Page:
Last Updated on 22nd August 2022
Paul T Davies reviews The Last Return at the Traverse Theatre at the Edinburgh Fringe 2022.
The Last Return.
A welcome return for Druid at the Fringe Festival, with Sonya Kelly’s biting satire about the struggle for the new world order. There are no tickets left for the hottest show in town, but the hopeful few join the queue for returns. The theatre foyer, a superb design by Francis O’Connor, is naturalistic and gives no hint of the surreal events that are about to unfold. There are many jokes about queueing and where the beginning of the queue is, resonating with every Fringe festival goer. But things take a dark turn as the struggle to be head of the queue intensifies as heavy, inclement weather sweeps in and a return ticket becomes more possible.
In charge of tickets, and tickets ONLY, with no responsibility for the queue, (it is expected that members of the queue will organise themselves in a civilised manner), is the Ticket Person, a wonderful performance by Anna Healy, sticking rigidly to her instructions and announcements until she has to get involved. Umbrella Woman, (Fiona Bell), is Scotland, fiercely independent, coveting the head of the queue, where Britain (Bosco Hoigan), is already in place, where he has been for every performance. Yet, because of a weak bladder, he has been unable to see a performance through to the end, and the theatre has a strict no-readmittance policy. Parachuting into the foyer comes America, (Fionn O Loingsigh), believing their rightful place is at the top, and needing the performance to help is military PTSD. There is an empty seat, with a backpack on it, belonging to a girl wo is in the café, and Naima Swaleh is the Woman in Pink, “waiting for a friend”, who is patient until such time she comments on the behaviour of Western Civilisation.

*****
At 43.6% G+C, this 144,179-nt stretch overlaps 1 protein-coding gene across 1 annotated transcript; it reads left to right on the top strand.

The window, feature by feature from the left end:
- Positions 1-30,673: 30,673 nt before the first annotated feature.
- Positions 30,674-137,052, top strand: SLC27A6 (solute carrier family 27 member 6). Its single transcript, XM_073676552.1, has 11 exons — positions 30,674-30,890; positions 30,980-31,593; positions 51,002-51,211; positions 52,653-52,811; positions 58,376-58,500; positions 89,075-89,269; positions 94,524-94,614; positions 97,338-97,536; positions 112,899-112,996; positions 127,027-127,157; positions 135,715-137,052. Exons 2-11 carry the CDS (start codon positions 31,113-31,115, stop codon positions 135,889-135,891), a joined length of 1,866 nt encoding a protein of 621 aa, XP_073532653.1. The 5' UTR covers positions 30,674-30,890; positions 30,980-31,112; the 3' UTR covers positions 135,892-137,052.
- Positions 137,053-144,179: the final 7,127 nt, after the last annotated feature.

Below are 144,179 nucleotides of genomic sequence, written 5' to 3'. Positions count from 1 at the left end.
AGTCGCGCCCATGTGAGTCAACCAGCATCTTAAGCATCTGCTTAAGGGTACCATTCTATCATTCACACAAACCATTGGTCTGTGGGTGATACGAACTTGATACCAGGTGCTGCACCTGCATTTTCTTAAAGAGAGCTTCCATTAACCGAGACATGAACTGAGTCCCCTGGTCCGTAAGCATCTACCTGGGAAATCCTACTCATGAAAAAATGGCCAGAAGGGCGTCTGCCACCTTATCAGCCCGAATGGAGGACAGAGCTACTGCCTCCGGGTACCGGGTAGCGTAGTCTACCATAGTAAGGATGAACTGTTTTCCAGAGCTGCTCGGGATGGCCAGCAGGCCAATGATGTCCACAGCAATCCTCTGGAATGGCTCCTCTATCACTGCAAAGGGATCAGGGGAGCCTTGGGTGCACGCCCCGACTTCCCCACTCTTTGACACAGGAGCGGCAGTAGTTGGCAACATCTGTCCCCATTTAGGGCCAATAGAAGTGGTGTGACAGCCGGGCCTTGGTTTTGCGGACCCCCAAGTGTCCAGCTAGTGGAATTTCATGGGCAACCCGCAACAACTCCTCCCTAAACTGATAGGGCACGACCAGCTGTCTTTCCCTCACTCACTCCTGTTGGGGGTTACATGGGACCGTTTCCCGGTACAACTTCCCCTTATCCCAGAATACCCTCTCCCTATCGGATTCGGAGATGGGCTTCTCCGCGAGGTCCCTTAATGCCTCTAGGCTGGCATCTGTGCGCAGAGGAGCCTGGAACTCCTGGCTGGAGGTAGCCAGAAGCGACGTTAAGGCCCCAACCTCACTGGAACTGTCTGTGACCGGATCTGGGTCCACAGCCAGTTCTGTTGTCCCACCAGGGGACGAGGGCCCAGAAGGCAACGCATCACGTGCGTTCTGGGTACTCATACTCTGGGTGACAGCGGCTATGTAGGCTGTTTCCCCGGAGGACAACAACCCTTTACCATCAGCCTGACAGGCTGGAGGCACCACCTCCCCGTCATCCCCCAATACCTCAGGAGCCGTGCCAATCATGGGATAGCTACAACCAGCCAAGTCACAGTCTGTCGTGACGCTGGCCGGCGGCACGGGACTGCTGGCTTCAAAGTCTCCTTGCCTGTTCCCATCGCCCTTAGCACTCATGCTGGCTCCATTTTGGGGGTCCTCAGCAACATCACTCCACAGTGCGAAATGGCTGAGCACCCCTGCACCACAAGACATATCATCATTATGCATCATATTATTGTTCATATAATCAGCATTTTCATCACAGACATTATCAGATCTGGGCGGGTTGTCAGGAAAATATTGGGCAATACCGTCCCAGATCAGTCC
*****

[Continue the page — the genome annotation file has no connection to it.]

The cast are superb, playing every joke and tonal shift with ease. The play racks up the tension and laughs superbly, events taking place that the audience simply do not expect to happen! Its surreal farce says more about immigration and colonialisation than any other play I have seen on the subject and has the most unexpected and wonderful ending. Clever and biting, this is highly recommended.